Last update: 17:38 | 11/09/2017
A recently-announced tax reform proposal from the Ministry of Finance (MoF) will result in both revenue losses and gains, with State budget revenue to improve rapidly in the near term thanks to the high tax base from value-added tax (VAT) and environmental protection tax payments, RongViet Securities wrote in a September report.
The tax hikes, including two drafts on amending and supplementing the Law on Environmental Protection Tax and the current laws on five types of tax - VAT, special sales tax, corporate income tax, personal income tax, and natural resources tax - is the latest solution the MoF has come up to tackle rising public debt and State budget losses.
These types of taxes contribute about 62 per cent of State budget revenue, while the remainder comes from import-export taxes, fees, and other income.
The VAT increase from the current 10 per cent to 12 per cent, which is up for discussion at the National Assembly in 2018 and would take effect on January 1, 2019, has created fierce debate about “fairness” and the burden on households, especially low-income earners.
According to MoF, the main reasons for raising VAT are to balance the State budget and cut public debt.
The ministry said that the current VAT rate is too low compared to “international practice”, so raising it would kill two birds with one stone: balancing the State budget and playing by global rules.
Many economists are concerned about the effects of VAT increases on household demand, the distribution of income, and the shadow economy.
If higher VAT feeds through into higher prices, it will prompt a fall in real budget revenue.
Despite Vietnam’s strong economic growth, Euromonitor believes that the majority of Vietnamese consumers will still belong to the low-income segment by 2030.
However, because not all products are subject to VAT, for example necessities, rising budget revenue will continue and a change in VAT will not be introduced in isolation.
“We think the net negative effects of VAT on aggregate demand and the distribution of income could be softened partly,” the report said, adding that based on its practical observations, the rise in VAT is expected to boost the size of the shadow economy in Vietnam.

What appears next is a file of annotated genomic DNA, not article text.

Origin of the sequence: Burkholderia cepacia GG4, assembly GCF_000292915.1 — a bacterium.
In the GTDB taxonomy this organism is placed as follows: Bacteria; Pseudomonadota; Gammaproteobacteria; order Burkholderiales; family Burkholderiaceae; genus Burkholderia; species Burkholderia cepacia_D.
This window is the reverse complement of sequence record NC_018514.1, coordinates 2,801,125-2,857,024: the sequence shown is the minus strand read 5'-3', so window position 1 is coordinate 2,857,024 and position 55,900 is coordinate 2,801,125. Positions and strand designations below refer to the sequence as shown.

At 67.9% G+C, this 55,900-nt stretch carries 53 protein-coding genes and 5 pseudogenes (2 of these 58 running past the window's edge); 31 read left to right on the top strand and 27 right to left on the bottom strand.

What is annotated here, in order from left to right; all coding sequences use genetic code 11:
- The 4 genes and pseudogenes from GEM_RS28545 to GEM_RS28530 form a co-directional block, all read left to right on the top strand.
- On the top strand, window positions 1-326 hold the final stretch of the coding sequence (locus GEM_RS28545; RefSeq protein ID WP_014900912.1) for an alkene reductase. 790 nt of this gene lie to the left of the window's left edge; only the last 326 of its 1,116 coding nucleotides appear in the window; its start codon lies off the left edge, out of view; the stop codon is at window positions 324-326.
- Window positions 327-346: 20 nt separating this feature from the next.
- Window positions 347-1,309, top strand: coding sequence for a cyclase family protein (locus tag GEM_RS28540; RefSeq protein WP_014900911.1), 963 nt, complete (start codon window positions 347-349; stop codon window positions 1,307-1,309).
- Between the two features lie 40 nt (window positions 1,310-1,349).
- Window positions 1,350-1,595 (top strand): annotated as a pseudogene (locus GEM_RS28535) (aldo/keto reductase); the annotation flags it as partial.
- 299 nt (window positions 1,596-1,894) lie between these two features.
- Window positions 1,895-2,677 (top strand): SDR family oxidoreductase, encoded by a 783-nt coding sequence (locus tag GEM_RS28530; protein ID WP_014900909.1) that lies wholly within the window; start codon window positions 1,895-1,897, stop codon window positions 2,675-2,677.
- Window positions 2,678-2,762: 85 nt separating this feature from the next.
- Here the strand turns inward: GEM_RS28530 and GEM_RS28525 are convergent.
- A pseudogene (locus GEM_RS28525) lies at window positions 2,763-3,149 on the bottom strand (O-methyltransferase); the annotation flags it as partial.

RongViet’s estimates suggest that the VAT increase could create the medium-term benefit of reducing the fiscal deficit.
With VAT contributing 24.5 per cent to budget revenue in 2016, budget revenue could be bolstered by VND70 trillion ($3.08 billion) if the new tax is applied in 2019.
This is a substantial amount compared to the size of the budget deficit target during the 2016-2018 period.
“A rise in VAT, considered part of fiscal tightening policy, could cause higher inflation, reduced aggregate demand, and increased income inequality,” the report noted.
“These deteriorations will happen at the expense of an improved government budget. We think the government needs to provide supplementary policies in order to help this change pass through the NA in 2018.”
Key changes to VAT
An increase to the current standard VAT rate of 10 per cent to 12 per cent from January 1, 2019, or 12 per cent from January 1, 2019 and then 14 per cent from January 1, 2021.
The draft law removes a number of goods/services subject to the 5 per cent VAT rate, moving them to the standard tax rate (water, medical and educational equipment used for multiple purposes, sporting and entertaining activities, and books).
The 5 per cent VAT rate is to increase to 6 per cent from January 1, 2019.
Transfer of land use rights is to be changed from VAT exempt to taxable at the standard VAT rate.
Fertilizers, agricultural machinery, and offshore fishing boats to change from VAT exempt to taxable at 5 per cent VAT or the standard VAT rate.
Tax refunds to be brought back for enterprises manufacturing goods or providing services subject to the 6 per cent VAT rate. The threshold for payment by banks for both VAT and CIT purposes is to be reduced from VND20 million ($880) to VND10 million ($440).
VN Economic Times